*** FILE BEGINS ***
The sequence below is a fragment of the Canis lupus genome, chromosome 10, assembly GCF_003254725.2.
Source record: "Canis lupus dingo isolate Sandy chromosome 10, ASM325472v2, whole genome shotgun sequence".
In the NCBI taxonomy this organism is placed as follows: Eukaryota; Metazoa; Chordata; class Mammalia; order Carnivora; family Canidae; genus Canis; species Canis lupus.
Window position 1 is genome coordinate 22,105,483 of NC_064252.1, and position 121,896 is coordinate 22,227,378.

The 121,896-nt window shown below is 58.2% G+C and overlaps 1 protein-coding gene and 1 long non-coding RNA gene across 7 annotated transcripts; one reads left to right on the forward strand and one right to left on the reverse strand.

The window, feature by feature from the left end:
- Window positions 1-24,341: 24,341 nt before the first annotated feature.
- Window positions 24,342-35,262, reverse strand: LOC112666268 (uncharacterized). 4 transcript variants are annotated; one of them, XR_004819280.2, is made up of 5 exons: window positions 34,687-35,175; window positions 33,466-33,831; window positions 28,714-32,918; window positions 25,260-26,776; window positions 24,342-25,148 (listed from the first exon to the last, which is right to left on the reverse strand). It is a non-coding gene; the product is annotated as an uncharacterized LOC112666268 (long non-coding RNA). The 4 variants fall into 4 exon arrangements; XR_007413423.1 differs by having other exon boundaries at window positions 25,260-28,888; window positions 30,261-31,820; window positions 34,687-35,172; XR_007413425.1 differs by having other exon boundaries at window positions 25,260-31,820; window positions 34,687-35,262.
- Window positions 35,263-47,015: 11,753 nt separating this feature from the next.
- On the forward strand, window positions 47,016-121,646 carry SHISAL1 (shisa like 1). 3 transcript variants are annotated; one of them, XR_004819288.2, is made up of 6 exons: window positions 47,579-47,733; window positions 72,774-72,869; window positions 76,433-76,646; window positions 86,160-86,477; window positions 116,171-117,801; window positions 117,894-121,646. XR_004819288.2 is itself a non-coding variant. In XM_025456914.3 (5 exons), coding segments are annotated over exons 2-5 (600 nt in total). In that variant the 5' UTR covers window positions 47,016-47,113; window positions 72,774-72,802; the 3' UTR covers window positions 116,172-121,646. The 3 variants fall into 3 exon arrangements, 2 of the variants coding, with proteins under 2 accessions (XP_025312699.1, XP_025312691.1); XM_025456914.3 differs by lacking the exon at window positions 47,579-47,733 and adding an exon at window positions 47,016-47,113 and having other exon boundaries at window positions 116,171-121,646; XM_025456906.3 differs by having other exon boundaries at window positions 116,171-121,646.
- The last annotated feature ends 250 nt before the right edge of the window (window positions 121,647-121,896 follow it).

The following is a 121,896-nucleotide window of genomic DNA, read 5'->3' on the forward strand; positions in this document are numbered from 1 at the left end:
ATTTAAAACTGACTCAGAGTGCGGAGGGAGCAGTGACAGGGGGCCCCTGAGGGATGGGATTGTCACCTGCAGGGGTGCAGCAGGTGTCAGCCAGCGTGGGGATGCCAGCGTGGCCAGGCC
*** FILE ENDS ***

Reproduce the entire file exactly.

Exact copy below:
The sequence below is a fragment of the Canis lupus genome, chromosome 10, assembly GCF_003254725.2.
Source record: "Canis lupus dingo isolate Sandy chromosome 10, ASM325472v2, whole genome shotgun sequence".
In the NCBI taxonomy this organism is placed as follows: Eukaryota; Metazoa; Chordata; class Mammalia; order Carnivora; family Canidae; genus Canis; species Canis lupus.
Window position 1 is genome coordinate 22,105,483 of NC_064252.1, and position 121,896 is coordinate 22,227,378.

The 121,896-nt window shown below is 58.2% G+C and overlaps 1 protein-coding gene and 1 long non-coding RNA gene across 7 annotated transcripts; one reads left to right on the forward strand and one right to left on the reverse strand.

The window, feature by feature from the left end:
- Window positions 1-24,341: 24,341 nt before the first annotated feature.
- Window positions 24,342-35,262, reverse strand: LOC112666268 (uncharacterized). 4 transcript variants are annotated; one of them, XR_004819280.2, is made up of 5 exons: window positions 34,687-35,175; window positions 33,466-33,831; window positions 28,714-32,918; window positions 25,260-26,776; window positions 24,342-25,148 (listed from the first exon to the last, which is right to left on the reverse strand). It is a non-coding gene; the product is annotated as an uncharacterized LOC112666268 (long non-coding RNA). The 4 variants fall into 4 exon arrangements; XR_007413423.1 differs by having other exon boundaries at window positions 25,260-28,888; window positions 30,261-31,820; window positions 34,687-35,172; XR_007413425.1 differs by having other exon boundaries at window positions 25,260-31,820; window positions 34,687-35,262.
- Window positions 35,263-47,015: 11,753 nt separating this feature from the next.
- On the forward strand, window positions 47,016-121,646 carry SHISAL1 (shisa like 1). 3 transcript variants are annotated; one of them, XR_004819288.2, is made up of 6 exons: window positions 47,579-47,733; window positions 72,774-72,869; window positions 76,433-76,646; window positions 86,160-86,477; window positions 116,171-117,801; window positions 117,894-121,646. XR_004819288.2 is itself a non-coding variant. In XM_025456914.3 (5 exons), coding segments are annotated over exons 2-5 (600 nt in total). In that variant the 5' UTR covers window positions 47,016-47,113; window positions 72,774-72,802; the 3' UTR covers window positions 116,172-121,646. The 3 variants fall into 3 exon arrangements, 2 of the variants coding, with proteins under 2 accessions (XP_025312699.1, XP_025312691.1); XM_025456914.3 differs by lacking the exon at window positions 47,579-47,733 and adding an exon at window positions 47,016-47,113 and having other exon boundaries at window positions 116,171-121,646; XM_025456906.3 differs by having other exon boundaries at window positions 116,171-121,646.
- The last annotated feature ends 250 nt before the right edge of the window (window positions 121,647-121,896 follow it).

The following is a 121,896-nucleotide window of genomic DNA, read 5'->3' on the forward strand; positions in this document are numbered from 1 at the left end:
ATTTAAAACTGACTCAGAGTGCGGAGGGAGCAGTGACAGGGGGCCCCTGAGGGATGGGATTGTCACCTGCAGGGGTGCAGCAGGTGTCAGCCAGCGTGGGGATGCCAGCGTGGCCAGGCC